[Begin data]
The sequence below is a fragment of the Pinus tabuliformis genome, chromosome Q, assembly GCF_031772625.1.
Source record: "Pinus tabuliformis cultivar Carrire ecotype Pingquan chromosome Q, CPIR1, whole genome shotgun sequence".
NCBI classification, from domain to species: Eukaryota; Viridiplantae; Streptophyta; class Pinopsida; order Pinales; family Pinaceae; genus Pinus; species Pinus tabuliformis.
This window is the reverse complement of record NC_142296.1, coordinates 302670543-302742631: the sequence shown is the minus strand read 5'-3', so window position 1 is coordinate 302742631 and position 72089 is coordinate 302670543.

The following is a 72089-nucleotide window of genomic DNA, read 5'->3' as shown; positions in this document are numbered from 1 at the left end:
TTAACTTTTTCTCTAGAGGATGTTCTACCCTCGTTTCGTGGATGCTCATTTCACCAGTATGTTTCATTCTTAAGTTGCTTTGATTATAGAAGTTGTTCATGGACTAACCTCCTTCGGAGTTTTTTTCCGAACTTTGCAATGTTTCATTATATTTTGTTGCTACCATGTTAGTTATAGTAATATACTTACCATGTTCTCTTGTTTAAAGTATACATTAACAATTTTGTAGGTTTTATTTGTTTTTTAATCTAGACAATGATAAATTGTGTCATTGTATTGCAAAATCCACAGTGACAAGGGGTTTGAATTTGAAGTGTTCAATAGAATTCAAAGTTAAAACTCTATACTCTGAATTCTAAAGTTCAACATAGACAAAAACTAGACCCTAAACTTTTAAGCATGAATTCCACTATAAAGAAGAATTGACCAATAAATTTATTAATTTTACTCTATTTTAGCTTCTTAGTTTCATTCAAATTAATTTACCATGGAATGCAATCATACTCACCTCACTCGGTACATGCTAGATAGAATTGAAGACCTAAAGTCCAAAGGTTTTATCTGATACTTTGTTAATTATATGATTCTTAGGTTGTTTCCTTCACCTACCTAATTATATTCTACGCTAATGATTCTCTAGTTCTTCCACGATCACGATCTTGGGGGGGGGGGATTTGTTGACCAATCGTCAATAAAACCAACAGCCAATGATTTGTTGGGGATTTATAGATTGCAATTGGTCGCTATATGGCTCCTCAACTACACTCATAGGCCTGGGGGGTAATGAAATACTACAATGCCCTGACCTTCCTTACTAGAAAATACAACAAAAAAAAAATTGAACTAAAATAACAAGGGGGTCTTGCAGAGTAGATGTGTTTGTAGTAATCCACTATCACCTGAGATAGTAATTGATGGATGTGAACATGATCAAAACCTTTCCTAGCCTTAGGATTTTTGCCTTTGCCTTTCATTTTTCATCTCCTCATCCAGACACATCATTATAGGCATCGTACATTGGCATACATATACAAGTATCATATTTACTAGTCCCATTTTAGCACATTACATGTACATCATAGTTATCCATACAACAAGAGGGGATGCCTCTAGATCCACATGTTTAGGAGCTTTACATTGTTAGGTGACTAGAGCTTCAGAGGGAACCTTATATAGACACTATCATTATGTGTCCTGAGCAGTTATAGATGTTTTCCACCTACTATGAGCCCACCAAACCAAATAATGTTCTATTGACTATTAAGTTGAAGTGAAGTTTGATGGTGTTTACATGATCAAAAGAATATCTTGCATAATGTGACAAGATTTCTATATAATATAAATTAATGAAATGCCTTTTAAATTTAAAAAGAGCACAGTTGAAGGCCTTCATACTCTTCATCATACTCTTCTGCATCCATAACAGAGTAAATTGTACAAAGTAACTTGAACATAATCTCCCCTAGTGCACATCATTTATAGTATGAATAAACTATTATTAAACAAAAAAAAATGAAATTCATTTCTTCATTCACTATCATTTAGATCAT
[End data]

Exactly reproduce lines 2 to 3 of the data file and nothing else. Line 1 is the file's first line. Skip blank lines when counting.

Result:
Source record: "Pinus tabuliformis cultivar Carrire ecotype Pingquan chromosome Q, CPIR1, whole genome shotgun sequence".
NCBI classification, from domain to species: Eukaryota; Viridiplantae; Streptophyta; class Pinopsida; order Pinales; family Pinaceae; genus Pinus; species Pinus tabuliformis.